Context and History

Rhythm and Blues is a by-product of the World War II migration of southern Blacks to major urban centers in the North and on the East and West Coasts. An estimated five million African Americans abandoned their jobs as sharecroppers, tenant farmers, domestics, and general laborers, anticipating better economic and educational opportunities and an escape from racial oppression. They found high-paying jobs in wartime industries, but discriminatory housing practices led to the growth of segregated urban communities. African Americans established a dynamic entertainment district in every major city where they settled, transforming rural traditions into urban forms of expression. These vibrant styles captured the spirit, pulse, and tempo of the city, and often incorporated new technologies such as electric instruments and amplification.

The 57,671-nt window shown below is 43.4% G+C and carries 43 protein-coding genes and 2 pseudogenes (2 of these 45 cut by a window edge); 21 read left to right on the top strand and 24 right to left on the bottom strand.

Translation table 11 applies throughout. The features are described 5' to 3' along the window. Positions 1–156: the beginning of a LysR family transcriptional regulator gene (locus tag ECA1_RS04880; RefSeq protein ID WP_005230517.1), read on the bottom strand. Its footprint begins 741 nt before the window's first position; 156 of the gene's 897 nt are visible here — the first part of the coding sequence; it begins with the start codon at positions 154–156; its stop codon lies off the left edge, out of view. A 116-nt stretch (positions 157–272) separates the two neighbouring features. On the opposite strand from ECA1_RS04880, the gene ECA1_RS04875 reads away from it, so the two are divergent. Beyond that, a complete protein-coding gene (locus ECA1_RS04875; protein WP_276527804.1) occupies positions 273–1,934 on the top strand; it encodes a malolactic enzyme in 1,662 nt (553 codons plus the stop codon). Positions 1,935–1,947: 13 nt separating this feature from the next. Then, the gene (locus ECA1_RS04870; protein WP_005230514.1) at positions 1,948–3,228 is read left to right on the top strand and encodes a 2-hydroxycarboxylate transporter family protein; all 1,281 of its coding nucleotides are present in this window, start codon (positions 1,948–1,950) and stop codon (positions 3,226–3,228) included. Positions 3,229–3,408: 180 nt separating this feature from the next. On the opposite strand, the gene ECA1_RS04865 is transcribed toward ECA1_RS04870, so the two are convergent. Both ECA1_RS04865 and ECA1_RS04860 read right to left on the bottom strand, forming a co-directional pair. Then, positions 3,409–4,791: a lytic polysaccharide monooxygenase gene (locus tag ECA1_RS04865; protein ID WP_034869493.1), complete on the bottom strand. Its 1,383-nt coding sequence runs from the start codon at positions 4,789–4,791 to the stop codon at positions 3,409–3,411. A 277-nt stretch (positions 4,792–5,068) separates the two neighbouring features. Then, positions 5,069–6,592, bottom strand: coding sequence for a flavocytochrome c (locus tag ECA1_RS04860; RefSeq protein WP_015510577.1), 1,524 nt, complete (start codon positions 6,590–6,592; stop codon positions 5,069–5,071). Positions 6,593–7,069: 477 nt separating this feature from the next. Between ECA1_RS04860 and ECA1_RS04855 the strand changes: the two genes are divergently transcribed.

Combos